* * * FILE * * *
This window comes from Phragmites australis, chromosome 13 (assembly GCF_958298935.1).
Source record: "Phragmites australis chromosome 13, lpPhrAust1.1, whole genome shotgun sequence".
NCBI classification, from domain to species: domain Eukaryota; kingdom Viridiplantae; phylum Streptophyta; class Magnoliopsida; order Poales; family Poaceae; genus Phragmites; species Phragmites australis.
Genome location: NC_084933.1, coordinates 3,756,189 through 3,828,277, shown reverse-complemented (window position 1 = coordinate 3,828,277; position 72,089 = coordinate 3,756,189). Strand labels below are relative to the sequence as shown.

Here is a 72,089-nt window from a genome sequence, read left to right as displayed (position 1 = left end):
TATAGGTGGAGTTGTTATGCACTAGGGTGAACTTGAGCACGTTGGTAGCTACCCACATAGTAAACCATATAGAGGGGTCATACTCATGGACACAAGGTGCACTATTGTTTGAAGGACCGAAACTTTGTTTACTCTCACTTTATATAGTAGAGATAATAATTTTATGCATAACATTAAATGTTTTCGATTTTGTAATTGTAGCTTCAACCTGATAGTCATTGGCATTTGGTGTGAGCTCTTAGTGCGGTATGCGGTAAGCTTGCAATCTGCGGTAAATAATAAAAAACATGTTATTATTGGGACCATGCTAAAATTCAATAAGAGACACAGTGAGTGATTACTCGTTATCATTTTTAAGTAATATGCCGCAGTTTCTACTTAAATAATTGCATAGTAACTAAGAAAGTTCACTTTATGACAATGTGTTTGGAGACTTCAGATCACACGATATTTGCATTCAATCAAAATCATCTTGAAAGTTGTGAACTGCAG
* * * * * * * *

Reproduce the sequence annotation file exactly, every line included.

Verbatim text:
This window comes from Phragmites australis, chromosome 13 (assembly GCF_958298935.1).
Source record: "Phragmites australis chromosome 13, lpPhrAust1.1, whole genome shotgun sequence".
NCBI classification, from domain to species: domain Eukaryota; kingdom Viridiplantae; phylum Streptophyta; class Magnoliopsida; order Poales; family Poaceae; genus Phragmites; species Phragmites australis.
Genome location: NC_084933.1, coordinates 3,756,189 through 3,828,277, shown reverse-complemented (window position 1 = coordinate 3,828,277; position 72,089 = coordinate 3,756,189). Strand labels below are relative to the sequence as shown.

Here is a 72,089-nt window from a genome sequence, read left to right as displayed (position 1 = left end):
TATAGGTGGAGTTGTTATGCACTAGGGTGAACTTGAGCACGTTGGTAGCTACCCACATAGTAAACCATATAGAGGGGTCATACTCATGGACACAAGGTGCACTATTGTTTGAAGGACCGAAACTTTGTTTACTCTCACTTTATATAGTAGAGATAATAATTTTATGCATAACATTAAATGTTTTCGATTTTGTAATTGTAGCTTCAACCTGATAGTCATTGGCATTTGGTGTGAGCTCTTAGTGCGGTATGCGGTAAGCTTGCAATCTGCGGTAAATAATAAAAAACATGTTATTATTGGGACCATGCTAAAATTCAATAAGAGACACAGTGAGTGATTACTCGTTATCATTTTTAAGTAATATGCCGCAGTTTCTACTTAAATAATTGCATAGTAACTAAGAAAGTTCACTTTATGACAATGTGTTTGGAGACTTCAGATCACACGATATTTGCATTCAATCAAAATCATCTTGAAAGTTGTGAACTGCAG